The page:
+447967 968821 frances@sleepwell.today

I like simple.

Nothing is simpler than breathing.

Nothing works better than a simple breathing exercise to make the initial shift from stressed to calm.

And yet…

many people are resistant to using the breath as a way to manage their stress and energy levels through the day. 

I guess simple doesn’t necessarily mean easy!

It’s not easy to break into the cycle of stress and worry. The mind prefers to keep churning, in the hope of finding a resolution.

When you are in the midst of worry, anger, fear or just overwhelm in the face of too much to do, it’s hard to convince yourself that something as simple as breathing is going to help.

Maybe you’d prefer a more complex solution? Are you conditioned, like so many people in our fast-paced world, to believe that that mental effort is the answer to all your problems?

The physiology of stress is complex but the relaxation response is triggered by the simple act of breathing. Good breathing restores the right balance of gases in the blood (primarily oxygen and carbon dioxide) and reduces anxiety.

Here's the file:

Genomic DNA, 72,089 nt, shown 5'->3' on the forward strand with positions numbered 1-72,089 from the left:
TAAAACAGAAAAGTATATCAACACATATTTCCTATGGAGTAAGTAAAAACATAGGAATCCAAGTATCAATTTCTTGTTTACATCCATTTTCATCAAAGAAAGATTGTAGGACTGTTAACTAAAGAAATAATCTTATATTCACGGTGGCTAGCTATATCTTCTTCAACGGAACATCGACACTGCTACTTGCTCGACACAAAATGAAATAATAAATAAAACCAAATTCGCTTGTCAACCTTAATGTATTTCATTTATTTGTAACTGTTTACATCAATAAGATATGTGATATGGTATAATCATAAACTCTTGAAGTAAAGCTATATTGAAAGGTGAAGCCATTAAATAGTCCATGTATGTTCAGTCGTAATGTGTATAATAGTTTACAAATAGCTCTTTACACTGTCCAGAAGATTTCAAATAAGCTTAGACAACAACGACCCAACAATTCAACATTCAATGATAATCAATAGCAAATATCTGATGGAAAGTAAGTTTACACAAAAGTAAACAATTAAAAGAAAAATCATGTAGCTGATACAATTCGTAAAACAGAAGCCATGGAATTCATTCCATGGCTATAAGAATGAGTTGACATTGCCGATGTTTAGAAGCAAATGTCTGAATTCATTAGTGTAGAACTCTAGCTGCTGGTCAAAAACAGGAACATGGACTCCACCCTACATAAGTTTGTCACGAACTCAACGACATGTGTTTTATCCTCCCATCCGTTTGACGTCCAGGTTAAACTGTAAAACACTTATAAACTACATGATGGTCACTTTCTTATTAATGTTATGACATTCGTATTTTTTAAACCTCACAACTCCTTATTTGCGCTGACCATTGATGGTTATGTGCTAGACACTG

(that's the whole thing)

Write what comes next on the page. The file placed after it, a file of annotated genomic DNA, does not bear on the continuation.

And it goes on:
All it takes is a few breaths! It couldn’t get much simpler than this exercise – often called the 7/11 breath.

Step 1. Lightly take your attention to your breathing. You can do this anywhere: in the car, in a meeting, whilst walking to work or as you lie in bed. Start by just noticing the in-breath and out-breath. You don’t need to change your breathing in any way: just start to quietly focus on it, noticing the rise of the chest as you breathe in and the fall as you breathe out. Step 2. After a few breaths in and out in this way, begin to pay a little more attention to the out-breath. As you breathe out, gently make the out-breath  a little longer than the in-breath. Silently count the breaths as you do so. For example, count the in-breath to 7 and the out-breath to 11. The actual numbers don’t matter; just establish a rhythm that is right and comfortable for you. Don’t over-strain. If at any time you feel uncomfortable, return to normal breathing. Step 3. Continue for a few minutes as you feel a growing sense of calm. That’s all it takes! Practise regularly. For example, every time you stop at a traffic light, or put the kettle on, or you walk out of your office. You can even set a reminder in your phone every hour.

Remember the impact next time you’re in that horrible state of wound-up but achieving nothing useful.

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